At the Varnum Memorial Armory Museum we have an exceptional example of a World War I Lewis light machine gun originally designed by an American, Isaac Newton Lewis, but rejected by US Ordinance. Lewis took his design to Belgium, where it was received with some enthusiasm. Prior to the fall of Belgium to the Germans Lewis fled to Britain, where the design was licensed to BSA. It became the standard light machine gun of the British Expeditionary Forces and was much loved by both British Tommies and the German forces who regularly turned captured Lewis Guns on their former owners.
This variant at the Varnum Armory was manufactured by Savage Arms in the United States as the Model 1917. In US service, they were primarily used for training. In fact, from the Second Division paper from 1919 we have a reference to the 6th Marines turning in their Lewis Guns when they arrived in France and being issued French Chachaut light machine guns for battle.
Feeding from a 47-round “pan” type drum magazine, the Lewis Gun had a unique cooling system. The large shroud over the barrel covers an aluminum radiator, a mass of fins that are designed to act as a heat sink, keeping the barrel cooler when firing. The muzzle is also recessed into the shroud and the shroud is open at the rear, near the receiver. It was intended that the gasses exiting the muzzle would draw cooler air in from the rear and cool the barrel and radiator. While somewhat effective, the added weight and manufacturing cost made the overall benefits less significant. The aircraft version, which was used throughout the war, dispensed with this feature and was very successful.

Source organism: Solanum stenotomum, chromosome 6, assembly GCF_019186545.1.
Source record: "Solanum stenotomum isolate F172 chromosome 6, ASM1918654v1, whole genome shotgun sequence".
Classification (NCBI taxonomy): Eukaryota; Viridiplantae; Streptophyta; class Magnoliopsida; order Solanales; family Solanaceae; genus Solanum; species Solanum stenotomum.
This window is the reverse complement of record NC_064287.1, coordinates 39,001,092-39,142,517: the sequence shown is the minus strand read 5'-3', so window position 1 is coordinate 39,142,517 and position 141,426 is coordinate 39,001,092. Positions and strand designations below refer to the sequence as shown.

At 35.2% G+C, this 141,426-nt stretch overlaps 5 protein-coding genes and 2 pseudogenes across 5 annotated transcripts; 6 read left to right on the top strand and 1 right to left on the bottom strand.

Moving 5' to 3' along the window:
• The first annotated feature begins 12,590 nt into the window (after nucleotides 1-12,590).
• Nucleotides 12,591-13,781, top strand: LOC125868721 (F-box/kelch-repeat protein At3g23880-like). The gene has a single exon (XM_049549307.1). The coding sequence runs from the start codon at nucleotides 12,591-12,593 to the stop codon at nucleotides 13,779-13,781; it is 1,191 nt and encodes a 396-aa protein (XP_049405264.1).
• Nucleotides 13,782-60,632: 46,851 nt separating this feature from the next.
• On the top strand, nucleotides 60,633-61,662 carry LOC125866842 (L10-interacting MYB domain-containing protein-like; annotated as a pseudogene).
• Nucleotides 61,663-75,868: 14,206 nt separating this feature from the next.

The Lewis Light Machine Gun was an enduring design and continued in military service, albeit in a limited manner until the late 1950s. The basic design of the Lewis Guns bolt and operating rod mechanism was used in the famous M-60 machine gun, the standard machine gun of US forces from 1957 to the early 2000s.